- Offer users multiple ways to reach you and make it obvious.
Proactive customer support examples
The previous section showed you how to turn your support portal into a proactive support tool. It also showed you other proactive things you can do outside a support portal.
But those were theories. Now, let’s consider practical examples from top SaaS companies. Seeing how they did it will inspire you to get started with yours.
Loom adds guidance videos to its empty state to proactively eliminate the need for support
Adding short, 2-4 mins videos for different use cases was a nice move. The only thing confused customers have to do is hover over the video that describes the problem they’re struggling with and learn quickly.
Video tutorials work best because texts may take more time to consume, plus many users will prefer to learn by seeing someone perform the action.
Slack provides proactive support with intuitive tooltips
The proactive move here is that users get information on how to use the feature before even starting to use it. This will prevent them from wasting time figuring it out all by themselves.
This tactic is useful when onboarding new customers.
Kommunicate’s interactive walkthrough helps users learn by doing
Remember we mentioned interactive walkthroughs as part of the elements to have in your resource center?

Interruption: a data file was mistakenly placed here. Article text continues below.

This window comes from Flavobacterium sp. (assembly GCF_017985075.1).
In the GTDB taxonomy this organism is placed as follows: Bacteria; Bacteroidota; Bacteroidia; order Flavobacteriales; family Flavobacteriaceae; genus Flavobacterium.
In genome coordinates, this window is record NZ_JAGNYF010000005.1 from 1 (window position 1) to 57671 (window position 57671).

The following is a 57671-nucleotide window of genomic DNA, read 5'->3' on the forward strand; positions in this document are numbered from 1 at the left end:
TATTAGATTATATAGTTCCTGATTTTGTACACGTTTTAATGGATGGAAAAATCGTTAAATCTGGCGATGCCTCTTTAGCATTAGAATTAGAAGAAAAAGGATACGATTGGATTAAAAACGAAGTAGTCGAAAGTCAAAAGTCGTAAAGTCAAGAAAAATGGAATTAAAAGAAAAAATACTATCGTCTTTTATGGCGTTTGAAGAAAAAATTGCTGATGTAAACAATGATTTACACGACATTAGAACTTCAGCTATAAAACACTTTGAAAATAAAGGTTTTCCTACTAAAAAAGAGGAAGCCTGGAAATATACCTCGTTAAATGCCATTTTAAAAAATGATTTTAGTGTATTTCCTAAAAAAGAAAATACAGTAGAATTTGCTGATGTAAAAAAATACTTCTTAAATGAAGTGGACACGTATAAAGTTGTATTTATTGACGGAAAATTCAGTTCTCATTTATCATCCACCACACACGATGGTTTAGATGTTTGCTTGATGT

You can also use them during your primary or secondary onboarding. This will help customers learn to use your features by performing key actions recommended by the walkthrough.
In using this method, Kommunicate aims to guide the user through its features, avoiding any form of friction along the way.
Asana’s in-app microvideo guides
This is similar to what Loom did in the example above. Notice how Asana’s help center includes more than just videos. There are also help articles and the option to search the help center for quick results.
You too can do this for your SaaS. Create microvideo guides for users, and include short help articles that are easily searchable. The videos should focus on introductory stuff that can only be understood with a short video, and the proactive support articles should cover extra guides your user might need as they go deeper in the customer journey.